WHEN archaeologists discovered a skeleton under a council car park in Leicester in September 2012, it caused a flurry of interest not only here, but around the world.
What made this particular skeleton special, and what caused all the fuss, was who it might belong to. A team of archaeologists from the University of Leicester were searching for the grave of Richard III and the remains they unearthed had spinal abnormalities and a “cleaved-in skull”, suggesting it could be the lost king killed in the Battle of Bosworth in 1485.
The bones were then tested for DNA against descendants of Richard’s family and in February the following year lead archaeologist Richard Buckley told a packed press conference: “Beyond reasonable doubt it’s Richard.”
There’s lots of science and forensic work, there’s history, poetry and Shakespeare. It’s an extraordinary story and people have followed all the twists and turns
However, this was far from the end of the story. Bosworth may have been the final battle the Yorkist king faced in life, but the battle over his final resting place had only just begun.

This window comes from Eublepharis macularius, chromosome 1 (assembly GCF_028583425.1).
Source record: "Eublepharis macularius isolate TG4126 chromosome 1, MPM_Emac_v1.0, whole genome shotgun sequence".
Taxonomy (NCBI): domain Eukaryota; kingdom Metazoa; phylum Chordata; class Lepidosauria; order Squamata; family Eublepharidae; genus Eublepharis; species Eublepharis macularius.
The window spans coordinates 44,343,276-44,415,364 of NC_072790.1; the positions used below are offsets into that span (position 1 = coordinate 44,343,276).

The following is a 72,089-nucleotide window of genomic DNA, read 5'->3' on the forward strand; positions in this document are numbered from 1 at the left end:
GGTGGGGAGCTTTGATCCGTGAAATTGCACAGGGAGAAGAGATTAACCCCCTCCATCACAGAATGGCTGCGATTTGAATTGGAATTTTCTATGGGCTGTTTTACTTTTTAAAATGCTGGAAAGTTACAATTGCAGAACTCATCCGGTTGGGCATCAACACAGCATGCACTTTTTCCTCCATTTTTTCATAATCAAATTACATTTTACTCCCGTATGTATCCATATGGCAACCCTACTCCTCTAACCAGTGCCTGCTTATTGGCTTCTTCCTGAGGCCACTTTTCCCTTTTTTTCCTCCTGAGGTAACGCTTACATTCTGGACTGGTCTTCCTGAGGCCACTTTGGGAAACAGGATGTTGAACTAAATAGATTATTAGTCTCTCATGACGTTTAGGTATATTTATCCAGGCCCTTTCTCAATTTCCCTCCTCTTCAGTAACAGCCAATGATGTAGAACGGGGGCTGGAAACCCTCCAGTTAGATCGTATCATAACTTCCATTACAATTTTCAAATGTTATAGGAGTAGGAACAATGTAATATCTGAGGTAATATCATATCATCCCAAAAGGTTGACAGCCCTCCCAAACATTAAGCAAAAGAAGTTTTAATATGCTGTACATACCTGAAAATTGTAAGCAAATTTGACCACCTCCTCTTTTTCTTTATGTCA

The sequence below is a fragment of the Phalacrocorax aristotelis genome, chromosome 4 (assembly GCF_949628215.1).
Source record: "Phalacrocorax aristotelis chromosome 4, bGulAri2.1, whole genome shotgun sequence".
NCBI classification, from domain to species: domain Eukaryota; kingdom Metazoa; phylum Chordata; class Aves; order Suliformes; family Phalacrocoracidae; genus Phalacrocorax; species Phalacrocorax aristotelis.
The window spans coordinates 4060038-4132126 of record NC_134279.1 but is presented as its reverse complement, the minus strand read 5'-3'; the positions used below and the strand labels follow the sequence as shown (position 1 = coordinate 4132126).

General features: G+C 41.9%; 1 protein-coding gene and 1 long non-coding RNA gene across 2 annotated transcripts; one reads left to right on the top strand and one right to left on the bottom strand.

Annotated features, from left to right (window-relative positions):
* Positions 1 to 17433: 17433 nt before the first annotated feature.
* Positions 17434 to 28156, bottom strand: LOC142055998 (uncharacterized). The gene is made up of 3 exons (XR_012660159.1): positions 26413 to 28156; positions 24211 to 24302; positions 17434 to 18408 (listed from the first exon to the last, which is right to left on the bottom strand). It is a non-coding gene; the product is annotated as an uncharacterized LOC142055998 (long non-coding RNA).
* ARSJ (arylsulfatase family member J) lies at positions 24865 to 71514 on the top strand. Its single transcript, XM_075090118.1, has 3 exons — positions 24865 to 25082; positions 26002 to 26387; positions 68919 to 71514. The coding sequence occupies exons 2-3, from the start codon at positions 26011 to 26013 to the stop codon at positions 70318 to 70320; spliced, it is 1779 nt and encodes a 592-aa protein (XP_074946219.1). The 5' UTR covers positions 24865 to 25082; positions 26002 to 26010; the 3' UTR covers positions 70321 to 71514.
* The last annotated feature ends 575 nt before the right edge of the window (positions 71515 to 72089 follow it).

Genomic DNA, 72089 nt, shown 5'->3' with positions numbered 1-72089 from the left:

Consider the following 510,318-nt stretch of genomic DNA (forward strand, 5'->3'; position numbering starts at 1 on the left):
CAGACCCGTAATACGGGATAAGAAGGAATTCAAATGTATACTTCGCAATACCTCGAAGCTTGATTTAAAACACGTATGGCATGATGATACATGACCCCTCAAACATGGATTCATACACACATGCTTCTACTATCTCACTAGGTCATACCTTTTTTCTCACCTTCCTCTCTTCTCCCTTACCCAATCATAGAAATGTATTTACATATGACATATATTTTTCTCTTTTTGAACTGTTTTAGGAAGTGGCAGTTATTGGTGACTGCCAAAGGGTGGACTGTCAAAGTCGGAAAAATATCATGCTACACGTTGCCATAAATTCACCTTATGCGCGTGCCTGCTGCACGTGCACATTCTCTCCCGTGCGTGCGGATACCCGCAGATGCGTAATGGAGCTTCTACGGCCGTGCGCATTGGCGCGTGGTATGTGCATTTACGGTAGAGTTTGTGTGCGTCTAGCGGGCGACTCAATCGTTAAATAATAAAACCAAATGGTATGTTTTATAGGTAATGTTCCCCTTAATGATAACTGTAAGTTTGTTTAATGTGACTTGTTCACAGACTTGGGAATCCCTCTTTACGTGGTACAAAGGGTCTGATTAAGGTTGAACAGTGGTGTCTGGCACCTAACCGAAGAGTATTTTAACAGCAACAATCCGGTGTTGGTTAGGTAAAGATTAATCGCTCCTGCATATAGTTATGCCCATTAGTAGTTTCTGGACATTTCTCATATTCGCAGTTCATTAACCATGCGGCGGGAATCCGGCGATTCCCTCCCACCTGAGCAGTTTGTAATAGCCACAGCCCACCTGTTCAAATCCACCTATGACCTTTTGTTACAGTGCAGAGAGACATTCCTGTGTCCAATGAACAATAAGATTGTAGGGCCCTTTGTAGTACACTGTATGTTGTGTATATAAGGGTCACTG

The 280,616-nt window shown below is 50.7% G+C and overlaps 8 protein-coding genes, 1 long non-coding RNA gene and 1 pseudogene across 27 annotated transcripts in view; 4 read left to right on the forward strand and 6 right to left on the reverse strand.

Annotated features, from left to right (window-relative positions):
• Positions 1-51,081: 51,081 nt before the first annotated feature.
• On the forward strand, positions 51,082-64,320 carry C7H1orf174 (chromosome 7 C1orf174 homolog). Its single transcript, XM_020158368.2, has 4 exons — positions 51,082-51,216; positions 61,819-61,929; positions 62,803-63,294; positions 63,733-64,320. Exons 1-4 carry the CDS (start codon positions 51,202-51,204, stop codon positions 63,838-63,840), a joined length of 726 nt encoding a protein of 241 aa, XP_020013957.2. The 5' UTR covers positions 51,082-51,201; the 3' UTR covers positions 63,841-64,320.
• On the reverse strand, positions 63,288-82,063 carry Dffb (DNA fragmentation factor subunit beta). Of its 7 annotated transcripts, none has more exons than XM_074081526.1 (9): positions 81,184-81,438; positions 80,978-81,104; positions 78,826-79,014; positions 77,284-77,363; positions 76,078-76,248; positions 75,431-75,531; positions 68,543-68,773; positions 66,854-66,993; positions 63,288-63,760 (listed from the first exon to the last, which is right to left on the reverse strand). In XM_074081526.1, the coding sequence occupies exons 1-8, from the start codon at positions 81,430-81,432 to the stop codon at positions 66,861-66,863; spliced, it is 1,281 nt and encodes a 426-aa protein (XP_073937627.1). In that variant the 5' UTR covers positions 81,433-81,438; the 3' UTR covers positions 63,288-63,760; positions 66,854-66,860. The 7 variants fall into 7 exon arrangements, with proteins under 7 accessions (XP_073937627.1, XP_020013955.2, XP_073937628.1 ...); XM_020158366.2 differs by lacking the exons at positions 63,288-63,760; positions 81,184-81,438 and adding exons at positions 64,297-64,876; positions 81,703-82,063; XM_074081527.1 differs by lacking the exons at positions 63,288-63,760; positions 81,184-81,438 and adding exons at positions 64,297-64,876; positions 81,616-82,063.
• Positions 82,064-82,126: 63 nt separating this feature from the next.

The story of Richard, the last English monarch to die on the battlefield, has fascinated people for centuries and the discovery of his royal bones was akin to that of the tomb of Tutankhamun, with one group calling for him to be laid to rest at Leicester Cathedral and another, including some of his distant relatives, saying his remains should be reinterred in York Minster.
But while the argument looks set to continue for a little while longer at least, it is just the latest chapter in a remarkable story. “The level of interest both here and abroad and the feelings it has stirred up in Leicester and York shows that people really do care about this,” says archaeologist and journalist Mike Pitts.